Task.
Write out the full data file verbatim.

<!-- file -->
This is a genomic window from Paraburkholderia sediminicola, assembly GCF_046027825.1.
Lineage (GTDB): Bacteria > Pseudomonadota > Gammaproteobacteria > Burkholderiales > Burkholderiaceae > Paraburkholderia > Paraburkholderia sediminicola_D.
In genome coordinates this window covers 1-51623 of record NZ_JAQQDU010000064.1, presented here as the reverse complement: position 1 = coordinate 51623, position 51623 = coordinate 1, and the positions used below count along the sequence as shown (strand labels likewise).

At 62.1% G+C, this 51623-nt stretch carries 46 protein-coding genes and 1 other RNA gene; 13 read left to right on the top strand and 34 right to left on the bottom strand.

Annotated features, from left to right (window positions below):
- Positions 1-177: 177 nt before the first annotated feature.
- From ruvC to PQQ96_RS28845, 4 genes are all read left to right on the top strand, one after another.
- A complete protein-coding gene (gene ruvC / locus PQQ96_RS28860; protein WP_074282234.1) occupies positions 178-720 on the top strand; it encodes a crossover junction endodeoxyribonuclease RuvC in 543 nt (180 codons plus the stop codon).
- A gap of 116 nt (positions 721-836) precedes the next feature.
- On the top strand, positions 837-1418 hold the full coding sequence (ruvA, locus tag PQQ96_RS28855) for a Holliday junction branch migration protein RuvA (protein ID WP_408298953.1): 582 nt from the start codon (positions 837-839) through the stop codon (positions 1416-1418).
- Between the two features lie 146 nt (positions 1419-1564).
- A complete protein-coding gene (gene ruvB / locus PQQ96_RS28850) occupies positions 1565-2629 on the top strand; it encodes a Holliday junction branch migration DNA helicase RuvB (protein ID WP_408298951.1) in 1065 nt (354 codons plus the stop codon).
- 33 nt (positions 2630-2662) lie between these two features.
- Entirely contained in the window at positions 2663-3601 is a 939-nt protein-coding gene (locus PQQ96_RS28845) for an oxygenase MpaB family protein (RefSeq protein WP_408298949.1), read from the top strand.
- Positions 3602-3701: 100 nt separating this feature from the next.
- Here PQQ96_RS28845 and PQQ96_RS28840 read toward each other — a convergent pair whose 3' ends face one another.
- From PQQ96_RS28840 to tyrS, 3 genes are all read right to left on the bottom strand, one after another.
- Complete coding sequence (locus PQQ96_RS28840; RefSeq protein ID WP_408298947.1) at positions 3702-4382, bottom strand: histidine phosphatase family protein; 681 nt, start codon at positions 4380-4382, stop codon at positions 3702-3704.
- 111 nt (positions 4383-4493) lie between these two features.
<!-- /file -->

This is a genomic window from Paraburkholderia sediminicola, assembly GCF_046027825.1.
Lineage (GTDB): Bacteria > Pseudomonadota > Gammaproteobacteria > Burkholderiales > Burkholderiaceae > Paraburkholderia > Paraburkholderia sediminicola_D.
In genome coordinates this window covers 1-51623 of record NZ_JAQQDU010000064.1, presented here as the reverse complement: position 1 = coordinate 51623, position 51623 = coordinate 1, and the positions used below count along the sequence as shown (strand labels likewise).

At 62.1% G+C, this 51623-nt stretch carries 46 protein-coding genes and 1 other RNA gene; 13 read left to right on the top strand and 34 right to left on the bottom strand.

Annotated features, from left to right (window positions below):
- Positions 1-177: 177 nt before the first annotated feature.
- From ruvC to PQQ96_RS28845, 4 genes are all read left to right on the top strand, one after another.
- A complete protein-coding gene (gene ruvC / locus PQQ96_RS28860; protein WP_074282234.1) occupies positions 178-720 on the top strand; it encodes a crossover junction endodeoxyribonuclease RuvC in 543 nt (180 codons plus the stop codon).
- A gap of 116 nt (positions 721-836) precedes the next feature.
- On the top strand, positions 837-1418 hold the full coding sequence (ruvA, locus tag PQQ96_RS28855) for a Holliday junction branch migration protein RuvA (protein ID WP_408298953.1): 582 nt from the start codon (positions 837-839) through the stop codon (positions 1416-1418).
- Between the two features lie 146 nt (positions 1419-1564).
- A complete protein-coding gene (gene ruvB / locus PQQ96_RS28850) occupies positions 1565-2629 on the top strand; it encodes a Holliday junction branch migration DNA helicase RuvB (protein ID WP_408298951.1) in 1065 nt (354 codons plus the stop codon).
- 33 nt (positions 2630-2662) lie between these two features.
- Entirely contained in the window at positions 2663-3601 is a 939-nt protein-coding gene (locus PQQ96_RS28845) for an oxygenase MpaB family protein (RefSeq protein WP_408298949.1), read from the top strand.
- Positions 3602-3701: 100 nt separating this feature from the next.
- Here PQQ96_RS28845 and PQQ96_RS28840 read toward each other — a convergent pair whose 3' ends face one another.
- From PQQ96_RS28840 to tyrS, 3 genes are all read right to left on the bottom strand, one after another.
- Complete coding sequence (locus PQQ96_RS28840; RefSeq protein ID WP_408298947.1) at positions 3702-4382, bottom strand: histidine phosphatase family protein; 681 nt, start codon at positions 4380-4382, stop codon at positions 3702-3704.
- 111 nt (positions 4383-4493) lie between these two features.